August Investment Comments

Through mid-July, the S&P 500 is up nearly 5%, a respectable start following 2017’s strong performance.  The move higher has come despite what appears to be slowing, but still solid, global growth and concerns surrounding trade.  President Trump recently proposed tariffs on $200 billion in Chinese goods after Beijing responded in kind to earlier tariffs on $34 billion of Chinese imports.  The proposal is in addition to ongoing trade disputes with Europe, Canada, and Mexico.  Trade wars result in uncertainty that could slow business investment and potentially offset the tailwinds businesses are enjoying in the form of tax reform and regulatory relief.  For now, the market seems to be shrugging off, though not completely disregarding, concerns related to trade, but it is a topic worth closely monitoring.

The Federal Reserve pointed to “solid” U.S. economic growth during the first half of the year in its semi-annual report to Congress.  This is supported by the Federal Reserve Bank of Atlanta’s forecast of 4.5% GDP growth in Q2, up from 2.0% growth in Q1.  The report to Congress also reiterated that the Fed expected to continue to raise interest rates gradually given a strengthening economy.  In the current rate cycle going back to December 2015, the Fed has raised interest rates seven times and it is projecting another two rate hikes by year-end.  The market doesn’t fully concur with this view.  For the remainder of this year, the Fed is expected to raise rates again in September, but the market is only placing approximately 50-50 odds of another rate hike in December.  Developments surrounding trade have the potential to disrupt current plans, though communications from Chairman Powell have been consistent that a solid job market, inflation near the Fed’s objective, and balanced risks to the outlook mean gradual increases to the Fed Funds rate is appropriate.

An economic indicator that has been getting increasing attention is the difference between the 2-year and 10-year Treasury bond yields.  An inverted yield curve, where 2-year Treasury yields are higher than 10-year yields, has historically been a reliable indicator of recession.  The 2-10 “spread” has declined steadily since 2014 and is currently only around 0.25%, in line with lows last seen in 2007.  Quantitative easing has suppressed longer-term treasury yields, meaning the 2-10 spread may no longer be as reliable an indicator of recession as it historically has been.  The 2-year Treasury yield is more sensitive to Fed rate increases than 10-year yields and the Fed is keenly aware of the relationship between an inverted yield curve and recession.  This could also potentially cause the Fed to hike more slowly than currently anticipated.  Recently, the President of the Federal Reserve Bank of Minneapolis noted that the flat yield curve is an indication it may be time to stop raising interest rates.

The June jobs report delivered good news.  The data showed the addition of 213,000 jobs in the month, better than the 195,000 expected.  For the first half of the year, monthly job growth averaged a solid 215,000.  Though the June jobs number was strong, the unemployment rate actually ticked higher, to 4.0% from an 18-year low of 3.8%.  This was for positive reasons, however, as discouraged workers reentered the labor market.  It appears Americans on the margin are returning to a job market that’s providing more opportunities for workers, which was reflected in the increase in the labor force participation rate.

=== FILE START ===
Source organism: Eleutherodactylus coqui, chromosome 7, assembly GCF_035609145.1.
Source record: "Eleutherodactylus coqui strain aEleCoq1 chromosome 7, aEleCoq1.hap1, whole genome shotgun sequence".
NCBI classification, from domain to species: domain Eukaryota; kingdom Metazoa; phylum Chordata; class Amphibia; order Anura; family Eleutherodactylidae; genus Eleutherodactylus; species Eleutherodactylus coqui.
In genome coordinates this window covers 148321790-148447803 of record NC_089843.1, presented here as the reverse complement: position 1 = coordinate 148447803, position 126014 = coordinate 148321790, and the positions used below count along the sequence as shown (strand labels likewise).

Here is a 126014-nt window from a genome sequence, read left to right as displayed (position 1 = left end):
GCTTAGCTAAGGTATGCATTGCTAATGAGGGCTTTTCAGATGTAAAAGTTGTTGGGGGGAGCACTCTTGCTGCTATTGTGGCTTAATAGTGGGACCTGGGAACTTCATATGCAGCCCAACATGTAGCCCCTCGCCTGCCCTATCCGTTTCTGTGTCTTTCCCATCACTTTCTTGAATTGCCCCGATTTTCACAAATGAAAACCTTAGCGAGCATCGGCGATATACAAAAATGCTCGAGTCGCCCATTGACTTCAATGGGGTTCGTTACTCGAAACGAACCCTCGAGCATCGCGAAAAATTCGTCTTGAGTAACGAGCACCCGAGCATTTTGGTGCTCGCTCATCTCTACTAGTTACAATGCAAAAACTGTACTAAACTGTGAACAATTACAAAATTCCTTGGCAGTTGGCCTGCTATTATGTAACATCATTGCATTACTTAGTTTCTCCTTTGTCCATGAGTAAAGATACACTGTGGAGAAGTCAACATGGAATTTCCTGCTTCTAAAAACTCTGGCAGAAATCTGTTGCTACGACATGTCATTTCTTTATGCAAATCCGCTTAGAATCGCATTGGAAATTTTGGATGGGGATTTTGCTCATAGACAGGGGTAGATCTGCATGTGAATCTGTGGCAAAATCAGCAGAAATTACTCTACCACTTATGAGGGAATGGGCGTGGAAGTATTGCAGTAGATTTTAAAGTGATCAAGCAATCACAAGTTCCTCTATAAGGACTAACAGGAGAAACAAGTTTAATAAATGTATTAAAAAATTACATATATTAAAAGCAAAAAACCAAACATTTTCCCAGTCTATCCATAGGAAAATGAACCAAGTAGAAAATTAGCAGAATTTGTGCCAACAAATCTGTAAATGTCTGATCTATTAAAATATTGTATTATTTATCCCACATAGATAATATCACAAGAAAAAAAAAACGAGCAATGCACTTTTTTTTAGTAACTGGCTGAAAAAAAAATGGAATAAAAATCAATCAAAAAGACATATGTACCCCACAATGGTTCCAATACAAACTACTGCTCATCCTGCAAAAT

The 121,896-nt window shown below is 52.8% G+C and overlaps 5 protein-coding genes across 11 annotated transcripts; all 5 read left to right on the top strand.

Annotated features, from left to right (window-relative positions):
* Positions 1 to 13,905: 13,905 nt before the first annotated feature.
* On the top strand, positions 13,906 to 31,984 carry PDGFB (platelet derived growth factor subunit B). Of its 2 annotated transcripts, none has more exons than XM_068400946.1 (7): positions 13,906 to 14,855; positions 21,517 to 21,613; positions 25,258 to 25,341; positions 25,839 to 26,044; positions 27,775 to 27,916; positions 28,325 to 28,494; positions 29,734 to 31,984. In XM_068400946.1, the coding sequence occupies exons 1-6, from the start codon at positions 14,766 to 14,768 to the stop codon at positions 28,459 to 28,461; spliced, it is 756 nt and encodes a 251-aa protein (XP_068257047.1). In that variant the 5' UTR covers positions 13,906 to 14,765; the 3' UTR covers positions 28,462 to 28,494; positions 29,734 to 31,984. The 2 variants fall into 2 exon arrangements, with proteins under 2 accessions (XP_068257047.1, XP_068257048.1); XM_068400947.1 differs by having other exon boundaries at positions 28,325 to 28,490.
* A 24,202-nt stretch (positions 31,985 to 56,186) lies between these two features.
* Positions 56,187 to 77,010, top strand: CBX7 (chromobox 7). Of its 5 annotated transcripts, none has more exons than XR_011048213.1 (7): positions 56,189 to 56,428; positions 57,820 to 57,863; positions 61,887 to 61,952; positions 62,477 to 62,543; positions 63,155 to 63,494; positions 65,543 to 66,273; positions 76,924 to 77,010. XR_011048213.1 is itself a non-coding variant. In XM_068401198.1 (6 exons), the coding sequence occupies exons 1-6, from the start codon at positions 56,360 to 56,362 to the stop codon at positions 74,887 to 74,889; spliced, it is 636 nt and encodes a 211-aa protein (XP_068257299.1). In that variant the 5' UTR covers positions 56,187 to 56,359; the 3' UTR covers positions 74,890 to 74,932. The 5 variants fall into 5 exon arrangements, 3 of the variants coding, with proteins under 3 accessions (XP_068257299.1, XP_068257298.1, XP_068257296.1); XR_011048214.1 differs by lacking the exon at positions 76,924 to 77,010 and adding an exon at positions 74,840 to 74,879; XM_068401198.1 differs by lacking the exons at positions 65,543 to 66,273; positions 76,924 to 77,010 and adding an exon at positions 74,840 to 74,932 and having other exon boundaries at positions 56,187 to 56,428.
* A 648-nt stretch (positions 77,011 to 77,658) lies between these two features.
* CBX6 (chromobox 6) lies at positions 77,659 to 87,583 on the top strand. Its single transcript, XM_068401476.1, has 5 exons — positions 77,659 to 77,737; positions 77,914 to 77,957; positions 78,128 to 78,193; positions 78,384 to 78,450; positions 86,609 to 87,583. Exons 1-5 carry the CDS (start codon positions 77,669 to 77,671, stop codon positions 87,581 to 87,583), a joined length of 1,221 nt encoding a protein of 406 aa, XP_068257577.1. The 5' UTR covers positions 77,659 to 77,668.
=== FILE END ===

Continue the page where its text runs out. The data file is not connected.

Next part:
June data also showed average hourly earnings increased 2.7% versus a year ago.  The bad news for workers is the Consumer Price Index in June showed prices rose 2.9%, outstripping gains in wages.  This was the fastest increase in consumer prices since February 2012, though the increase was goosed by higher gas prices.  Removing the impact of volatile gas and food prices, core inflation increased a more modest 2.3%.

Higher inflation and faster wage growth means companies are facing cost pressures.  One example is increased freight costs.  Trucking companies are having a difficult time finding drivers, and the increase in fuel prices has also contributed to the higher cost of moving goods.  The June Producer Price Index data showed the cost for truck transportation had increased 7.7% compared to last year.  Some of these pressures can be offset with greater efficiency or higher prices, though not all companies are able to successfully do so.

It will be difficult for Q2 corporate earnings to match the growth we experienced in Q1, when companies grew earnings at the fastest pace since 2010.  Expectations are for earnings growth of just over 20%, below the 23% increase recorded last quarter.  It is worth noting earnings have historically outpaced expectations by about 3%-4%, so Q2 growth may yet exceed what companies reported for the first three months of the year.  Many of the same tailwinds from Q1 remain intact, most notably the benefit from tax reform and global growth.  One tailwind companies enjoyed in Q1, a depreciating dollar, has reversed and will instead serve as a modest drag on earnings in Q2.

A good sign for the upcoming earnings season is the consensus forecast for S&P 500 earnings has increased since early June, marking the second quarter in a row where forecasts increased heading into earnings season.  The usual Wall Street dance is to instead reduce estimates into the announced results, lowering the bar for companies and allowing for an earnings “beat” once quarterly results are released.  To be certain, there remain risks, but if earnings come in as expected, 2018 will have produced strong corporate results through its midpoint.

James M. Skubik, CFA